Newport Jazz Festival 1958. The year that accelerated jazz into a new era. The white race was catching sight at black music, and Anita O’Day, white as snow, swinging “Sweet Georgia Brown” and “Tea for Two”. Fashion was cool, simple and stylish. It was high-level art and completely irresistible. The world would find itself and the music exploded.
She was 10 years old and explosive. She had just saved her father from committing suicide. Or maybe he used her, realizing he would not die by drinking a whole bottle of snaps in one go. However, the gas? Turned up to minimum strength, she barely noticed, when she opened the window and shouted for help, while her father lay in a bloodstream with a hole in the head. Her nose and the smell of alcohol and blood mixed with gas saved them. She had had some experiments with her father’s “circus performance”, making sure he did not jump out in front of a train at North Harbor Station. The repeating pattern: dad on a bender/mom wants a divorce/dad threatens suicide. “Oh, my dear, poor daddy!” Subsequently she drove her mother to madness with psychological questions. Was she malicious? Did she try to save herself by releasing her pain in this helpless manner; did she really resemble her father that much? She had to find out if her mother could withstand her pain and sorrow without giving up, like her father, because she felt empty, selfless and abandoned.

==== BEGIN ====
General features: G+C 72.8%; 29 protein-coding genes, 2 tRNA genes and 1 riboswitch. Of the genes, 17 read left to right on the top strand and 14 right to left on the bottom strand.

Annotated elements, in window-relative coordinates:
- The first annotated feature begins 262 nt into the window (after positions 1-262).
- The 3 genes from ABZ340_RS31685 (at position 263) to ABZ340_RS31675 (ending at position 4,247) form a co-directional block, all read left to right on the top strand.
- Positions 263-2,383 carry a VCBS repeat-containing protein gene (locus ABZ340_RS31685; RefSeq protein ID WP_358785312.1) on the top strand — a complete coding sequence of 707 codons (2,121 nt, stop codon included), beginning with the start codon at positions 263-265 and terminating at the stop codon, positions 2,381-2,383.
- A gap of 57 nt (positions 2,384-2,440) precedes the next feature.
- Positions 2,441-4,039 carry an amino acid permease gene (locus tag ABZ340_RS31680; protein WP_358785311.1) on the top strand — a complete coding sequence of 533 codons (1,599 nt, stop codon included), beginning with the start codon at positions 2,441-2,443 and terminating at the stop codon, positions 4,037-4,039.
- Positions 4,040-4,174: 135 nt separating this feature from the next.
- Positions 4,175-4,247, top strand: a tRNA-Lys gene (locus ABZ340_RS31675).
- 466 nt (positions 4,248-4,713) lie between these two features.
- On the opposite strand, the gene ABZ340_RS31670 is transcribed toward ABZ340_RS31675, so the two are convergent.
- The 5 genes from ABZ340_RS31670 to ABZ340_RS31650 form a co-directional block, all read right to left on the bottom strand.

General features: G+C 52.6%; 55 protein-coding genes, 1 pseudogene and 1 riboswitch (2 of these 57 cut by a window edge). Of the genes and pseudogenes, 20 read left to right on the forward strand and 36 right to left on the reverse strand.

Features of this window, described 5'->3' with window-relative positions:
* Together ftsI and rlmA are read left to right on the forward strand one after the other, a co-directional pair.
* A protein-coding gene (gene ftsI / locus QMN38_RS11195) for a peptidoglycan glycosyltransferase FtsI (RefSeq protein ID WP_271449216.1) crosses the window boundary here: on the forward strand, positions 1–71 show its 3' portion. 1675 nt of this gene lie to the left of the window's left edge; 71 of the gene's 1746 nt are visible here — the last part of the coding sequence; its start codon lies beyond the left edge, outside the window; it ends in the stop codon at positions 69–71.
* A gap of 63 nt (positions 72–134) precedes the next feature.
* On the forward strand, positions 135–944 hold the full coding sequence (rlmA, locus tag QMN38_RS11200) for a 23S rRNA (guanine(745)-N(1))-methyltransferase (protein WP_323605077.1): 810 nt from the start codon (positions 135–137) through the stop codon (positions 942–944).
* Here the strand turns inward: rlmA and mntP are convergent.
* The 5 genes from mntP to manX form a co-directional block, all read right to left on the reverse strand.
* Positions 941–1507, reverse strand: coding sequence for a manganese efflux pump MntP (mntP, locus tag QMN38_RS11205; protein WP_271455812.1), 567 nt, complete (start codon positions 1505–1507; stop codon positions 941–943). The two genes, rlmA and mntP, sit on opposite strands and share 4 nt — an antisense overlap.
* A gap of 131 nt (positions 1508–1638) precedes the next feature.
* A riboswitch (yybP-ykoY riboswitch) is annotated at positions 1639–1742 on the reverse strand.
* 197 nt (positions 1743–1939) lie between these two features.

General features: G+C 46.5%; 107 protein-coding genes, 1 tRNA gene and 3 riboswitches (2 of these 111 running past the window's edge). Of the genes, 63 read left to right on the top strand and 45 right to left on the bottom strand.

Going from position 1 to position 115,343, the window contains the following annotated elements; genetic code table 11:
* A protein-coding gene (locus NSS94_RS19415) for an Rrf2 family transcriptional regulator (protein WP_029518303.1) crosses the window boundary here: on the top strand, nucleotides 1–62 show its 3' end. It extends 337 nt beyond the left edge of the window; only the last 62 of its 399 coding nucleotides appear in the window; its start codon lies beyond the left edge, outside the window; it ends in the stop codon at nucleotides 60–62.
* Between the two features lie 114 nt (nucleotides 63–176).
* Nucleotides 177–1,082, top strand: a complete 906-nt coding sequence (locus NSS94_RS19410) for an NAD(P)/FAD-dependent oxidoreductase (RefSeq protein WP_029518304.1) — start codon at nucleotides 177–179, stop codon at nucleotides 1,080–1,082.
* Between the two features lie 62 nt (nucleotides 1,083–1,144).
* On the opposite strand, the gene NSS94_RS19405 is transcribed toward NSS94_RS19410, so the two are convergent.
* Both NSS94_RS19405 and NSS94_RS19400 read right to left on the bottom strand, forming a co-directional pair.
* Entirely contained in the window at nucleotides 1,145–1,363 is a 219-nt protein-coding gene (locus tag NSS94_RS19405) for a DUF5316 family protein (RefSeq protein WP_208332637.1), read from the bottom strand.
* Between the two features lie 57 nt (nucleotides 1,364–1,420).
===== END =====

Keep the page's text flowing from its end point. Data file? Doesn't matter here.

Now her world should change too, so she could find herself for real. What a process, what a chance. In addition, life, so damn slow, lying right there like a big bleeding sparkling love ball, calling for help.